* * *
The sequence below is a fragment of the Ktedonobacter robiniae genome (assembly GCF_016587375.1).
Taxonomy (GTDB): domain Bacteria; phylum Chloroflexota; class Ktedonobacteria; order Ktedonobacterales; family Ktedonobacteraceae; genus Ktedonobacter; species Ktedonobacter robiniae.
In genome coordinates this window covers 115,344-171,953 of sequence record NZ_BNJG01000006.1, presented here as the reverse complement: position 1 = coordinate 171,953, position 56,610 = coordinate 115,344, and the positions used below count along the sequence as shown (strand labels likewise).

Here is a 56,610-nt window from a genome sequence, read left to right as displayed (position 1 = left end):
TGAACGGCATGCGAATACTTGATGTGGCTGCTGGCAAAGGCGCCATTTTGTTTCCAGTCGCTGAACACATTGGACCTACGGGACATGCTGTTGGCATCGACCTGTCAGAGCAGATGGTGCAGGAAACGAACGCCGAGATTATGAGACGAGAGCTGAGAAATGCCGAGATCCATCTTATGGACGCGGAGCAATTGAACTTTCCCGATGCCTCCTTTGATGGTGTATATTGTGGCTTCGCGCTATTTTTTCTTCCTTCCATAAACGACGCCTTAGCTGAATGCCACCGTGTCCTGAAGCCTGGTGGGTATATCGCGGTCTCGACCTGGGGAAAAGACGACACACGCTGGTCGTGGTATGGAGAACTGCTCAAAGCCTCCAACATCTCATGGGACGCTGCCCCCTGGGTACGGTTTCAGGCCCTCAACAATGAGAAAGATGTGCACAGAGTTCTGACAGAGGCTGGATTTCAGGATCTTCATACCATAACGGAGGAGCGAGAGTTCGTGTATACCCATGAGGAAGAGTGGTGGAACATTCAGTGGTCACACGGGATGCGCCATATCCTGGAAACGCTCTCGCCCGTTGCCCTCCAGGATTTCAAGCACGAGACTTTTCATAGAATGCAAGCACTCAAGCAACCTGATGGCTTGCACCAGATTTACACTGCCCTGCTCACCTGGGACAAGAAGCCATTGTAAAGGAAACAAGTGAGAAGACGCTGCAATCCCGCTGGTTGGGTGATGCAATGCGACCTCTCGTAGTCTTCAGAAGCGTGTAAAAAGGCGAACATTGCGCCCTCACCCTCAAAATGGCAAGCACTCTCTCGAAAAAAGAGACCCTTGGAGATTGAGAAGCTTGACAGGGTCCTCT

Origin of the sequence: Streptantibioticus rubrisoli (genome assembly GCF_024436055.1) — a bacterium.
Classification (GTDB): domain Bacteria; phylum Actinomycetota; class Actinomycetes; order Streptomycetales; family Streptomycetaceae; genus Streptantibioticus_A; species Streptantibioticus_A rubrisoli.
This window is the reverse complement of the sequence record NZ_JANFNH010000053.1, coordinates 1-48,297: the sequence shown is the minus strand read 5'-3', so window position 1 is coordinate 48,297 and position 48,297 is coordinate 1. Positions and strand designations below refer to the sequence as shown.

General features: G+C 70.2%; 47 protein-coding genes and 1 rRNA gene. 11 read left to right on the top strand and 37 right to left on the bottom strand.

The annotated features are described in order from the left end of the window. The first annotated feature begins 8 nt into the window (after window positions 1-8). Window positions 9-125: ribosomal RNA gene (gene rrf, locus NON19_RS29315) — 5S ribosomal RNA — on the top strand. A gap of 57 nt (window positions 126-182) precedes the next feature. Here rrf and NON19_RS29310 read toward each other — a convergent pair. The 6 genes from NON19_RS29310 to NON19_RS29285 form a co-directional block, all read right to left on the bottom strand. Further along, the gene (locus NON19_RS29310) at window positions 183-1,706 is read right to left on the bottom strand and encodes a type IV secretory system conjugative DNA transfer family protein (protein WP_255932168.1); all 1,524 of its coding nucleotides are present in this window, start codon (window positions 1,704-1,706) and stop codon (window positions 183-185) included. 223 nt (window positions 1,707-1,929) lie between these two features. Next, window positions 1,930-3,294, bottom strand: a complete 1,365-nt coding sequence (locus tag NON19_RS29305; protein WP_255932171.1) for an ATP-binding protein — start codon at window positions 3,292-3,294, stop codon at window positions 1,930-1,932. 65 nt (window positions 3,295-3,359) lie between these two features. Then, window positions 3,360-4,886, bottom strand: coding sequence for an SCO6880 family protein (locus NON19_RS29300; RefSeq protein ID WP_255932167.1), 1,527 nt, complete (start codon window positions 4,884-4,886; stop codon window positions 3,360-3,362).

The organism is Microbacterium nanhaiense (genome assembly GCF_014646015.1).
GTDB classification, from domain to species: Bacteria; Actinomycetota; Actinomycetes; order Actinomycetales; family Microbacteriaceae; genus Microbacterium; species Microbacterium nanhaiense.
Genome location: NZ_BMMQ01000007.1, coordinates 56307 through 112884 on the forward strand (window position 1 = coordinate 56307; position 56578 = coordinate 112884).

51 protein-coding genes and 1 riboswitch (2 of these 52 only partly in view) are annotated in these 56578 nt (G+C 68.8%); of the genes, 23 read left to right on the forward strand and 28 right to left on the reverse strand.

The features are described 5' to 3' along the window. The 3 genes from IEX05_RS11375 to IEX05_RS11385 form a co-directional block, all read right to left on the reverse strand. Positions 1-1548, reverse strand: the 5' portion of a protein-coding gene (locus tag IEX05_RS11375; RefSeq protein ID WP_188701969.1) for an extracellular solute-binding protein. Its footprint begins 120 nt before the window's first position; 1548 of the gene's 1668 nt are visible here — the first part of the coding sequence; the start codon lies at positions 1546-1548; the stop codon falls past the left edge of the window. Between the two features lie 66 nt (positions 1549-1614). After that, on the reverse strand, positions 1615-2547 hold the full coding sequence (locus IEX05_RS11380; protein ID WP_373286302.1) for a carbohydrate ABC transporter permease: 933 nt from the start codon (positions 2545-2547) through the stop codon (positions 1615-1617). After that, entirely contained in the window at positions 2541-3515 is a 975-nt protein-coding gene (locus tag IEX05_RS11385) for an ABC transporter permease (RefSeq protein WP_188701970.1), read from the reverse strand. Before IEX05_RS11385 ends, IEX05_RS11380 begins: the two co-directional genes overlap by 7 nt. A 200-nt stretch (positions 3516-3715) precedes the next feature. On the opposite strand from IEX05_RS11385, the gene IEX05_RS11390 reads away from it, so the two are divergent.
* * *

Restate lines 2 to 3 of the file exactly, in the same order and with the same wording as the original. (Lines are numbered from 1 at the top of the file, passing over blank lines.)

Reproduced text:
Taxonomy (GTDB): domain Bacteria; phylum Chloroflexota; class Ktedonobacteria; order Ktedonobacterales; family Ktedonobacteraceae; genus Ktedonobacter; species Ktedonobacter robiniae.
In genome coordinates this window covers 115,344-171,953 of sequence record NZ_BNJG01000006.1, presented here as the reverse complement: position 1 = coordinate 171,953, position 56,610 = coordinate 115,344, and the positions used below count along the sequence as shown (strand labels likewise).